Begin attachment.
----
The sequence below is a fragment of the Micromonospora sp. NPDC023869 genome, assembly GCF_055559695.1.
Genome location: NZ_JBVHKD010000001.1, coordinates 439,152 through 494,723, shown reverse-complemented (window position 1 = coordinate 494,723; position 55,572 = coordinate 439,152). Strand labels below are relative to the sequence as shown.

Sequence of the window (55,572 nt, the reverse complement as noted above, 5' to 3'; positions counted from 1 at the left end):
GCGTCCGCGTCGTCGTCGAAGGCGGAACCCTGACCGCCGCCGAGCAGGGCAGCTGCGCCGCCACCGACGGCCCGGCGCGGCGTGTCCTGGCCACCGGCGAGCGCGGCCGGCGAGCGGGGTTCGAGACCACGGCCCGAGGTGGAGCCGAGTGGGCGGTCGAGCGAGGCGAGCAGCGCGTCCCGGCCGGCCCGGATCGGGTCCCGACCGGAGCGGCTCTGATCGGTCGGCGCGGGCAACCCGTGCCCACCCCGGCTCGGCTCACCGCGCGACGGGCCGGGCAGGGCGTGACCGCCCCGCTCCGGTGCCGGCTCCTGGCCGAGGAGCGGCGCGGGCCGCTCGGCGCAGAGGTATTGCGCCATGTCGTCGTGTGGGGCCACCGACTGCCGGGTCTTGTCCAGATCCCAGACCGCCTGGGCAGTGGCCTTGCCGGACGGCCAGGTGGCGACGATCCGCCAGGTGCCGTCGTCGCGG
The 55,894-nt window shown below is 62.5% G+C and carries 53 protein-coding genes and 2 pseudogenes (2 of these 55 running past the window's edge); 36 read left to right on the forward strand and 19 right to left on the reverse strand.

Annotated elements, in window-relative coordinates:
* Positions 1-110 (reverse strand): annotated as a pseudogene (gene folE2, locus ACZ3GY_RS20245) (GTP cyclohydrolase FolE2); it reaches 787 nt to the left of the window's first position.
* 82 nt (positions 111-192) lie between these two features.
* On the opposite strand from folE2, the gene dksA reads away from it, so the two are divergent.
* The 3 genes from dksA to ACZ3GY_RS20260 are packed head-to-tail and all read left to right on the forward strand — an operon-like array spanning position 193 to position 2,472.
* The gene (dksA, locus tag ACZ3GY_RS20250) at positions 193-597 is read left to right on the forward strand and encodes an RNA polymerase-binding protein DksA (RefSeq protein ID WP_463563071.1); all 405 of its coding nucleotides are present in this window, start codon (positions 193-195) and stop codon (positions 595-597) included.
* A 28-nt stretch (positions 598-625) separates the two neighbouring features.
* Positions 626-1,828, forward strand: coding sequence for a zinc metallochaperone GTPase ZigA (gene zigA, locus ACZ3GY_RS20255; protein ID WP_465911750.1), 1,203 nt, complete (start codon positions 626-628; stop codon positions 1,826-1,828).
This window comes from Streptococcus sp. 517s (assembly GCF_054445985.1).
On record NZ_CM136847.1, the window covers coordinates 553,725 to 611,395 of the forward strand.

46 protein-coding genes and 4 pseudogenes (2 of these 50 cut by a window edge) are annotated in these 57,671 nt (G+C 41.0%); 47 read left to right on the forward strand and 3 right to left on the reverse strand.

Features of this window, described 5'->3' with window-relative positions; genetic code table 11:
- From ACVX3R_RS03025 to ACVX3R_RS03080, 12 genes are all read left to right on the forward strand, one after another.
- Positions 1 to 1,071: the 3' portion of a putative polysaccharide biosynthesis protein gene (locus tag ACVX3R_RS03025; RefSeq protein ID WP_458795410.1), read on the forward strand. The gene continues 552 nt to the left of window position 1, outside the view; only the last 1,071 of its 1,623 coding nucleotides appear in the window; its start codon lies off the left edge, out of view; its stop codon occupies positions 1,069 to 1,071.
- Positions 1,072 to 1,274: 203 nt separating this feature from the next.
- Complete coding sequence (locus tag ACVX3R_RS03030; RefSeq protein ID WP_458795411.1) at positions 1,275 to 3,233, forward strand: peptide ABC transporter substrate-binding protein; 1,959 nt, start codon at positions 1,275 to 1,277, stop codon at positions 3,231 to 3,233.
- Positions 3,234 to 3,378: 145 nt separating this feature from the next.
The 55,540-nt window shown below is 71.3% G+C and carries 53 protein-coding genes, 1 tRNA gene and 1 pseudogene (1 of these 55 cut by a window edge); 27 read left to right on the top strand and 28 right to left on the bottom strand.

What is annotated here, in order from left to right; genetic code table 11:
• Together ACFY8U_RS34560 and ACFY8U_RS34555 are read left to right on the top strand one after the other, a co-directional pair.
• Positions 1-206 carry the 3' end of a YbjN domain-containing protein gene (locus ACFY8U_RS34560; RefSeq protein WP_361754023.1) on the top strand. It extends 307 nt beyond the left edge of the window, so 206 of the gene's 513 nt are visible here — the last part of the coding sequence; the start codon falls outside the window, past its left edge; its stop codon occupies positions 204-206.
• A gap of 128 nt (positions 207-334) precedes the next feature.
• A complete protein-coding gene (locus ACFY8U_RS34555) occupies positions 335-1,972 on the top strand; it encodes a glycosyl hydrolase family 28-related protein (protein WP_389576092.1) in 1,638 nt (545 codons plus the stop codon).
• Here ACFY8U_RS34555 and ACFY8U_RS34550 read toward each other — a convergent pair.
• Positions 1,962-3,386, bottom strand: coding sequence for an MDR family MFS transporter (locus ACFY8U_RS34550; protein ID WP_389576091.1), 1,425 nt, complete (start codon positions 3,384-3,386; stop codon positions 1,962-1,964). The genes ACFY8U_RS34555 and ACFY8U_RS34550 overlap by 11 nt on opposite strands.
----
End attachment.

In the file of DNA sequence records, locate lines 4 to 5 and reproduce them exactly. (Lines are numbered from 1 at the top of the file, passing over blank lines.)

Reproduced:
GCGTCCGCGTCGTCGTCGAAGGCGGAACCCTGACCGCCGCCGAGCAGGGCAGCTGCGCCGCCACCGACGGCCCGGCGCGGCGTGTCCTGGCCACCGGCGAGCGCGGCCGGCGAGCGGGGTTCGAGACCACGGCCCGAGGTGGAGCCGAGTGGGCGGTCGAGCGAGGCGAGCAGCGCGTCCCGGCCGGCCCGGATCGGGTCCCGACCGGAGCGGCTCTGATCGGTCGGCGCGGGCAACCCGTGCCCACCCCGGCTCGGCTCACCGCGCGACGGGCCGGGCAGGGCGTGACCGCCCCGCTCCGGTGCCGGCTCCTGGCCGAGGAGCGGCGCGGGCCGCTCGGCGCAGAGGTATTGCGCCATGTCGTCGTGTGGGGCCACCGACTGCCGGGTCTTGTCCAGATCCCAGACCGCCTGGGCAGTGGCCTTGCCGGACGGCCAGGTGGCGACGATCCGCCAGGTGCCGTCGTCGCGG
The 55,894-nt window shown below is 62.5% G+C and carries 53 protein-coding genes and 2 pseudogenes (2 of these 55 running past the window's edge); 36 read left to right on the forward strand and 19 right to left on the reverse strand.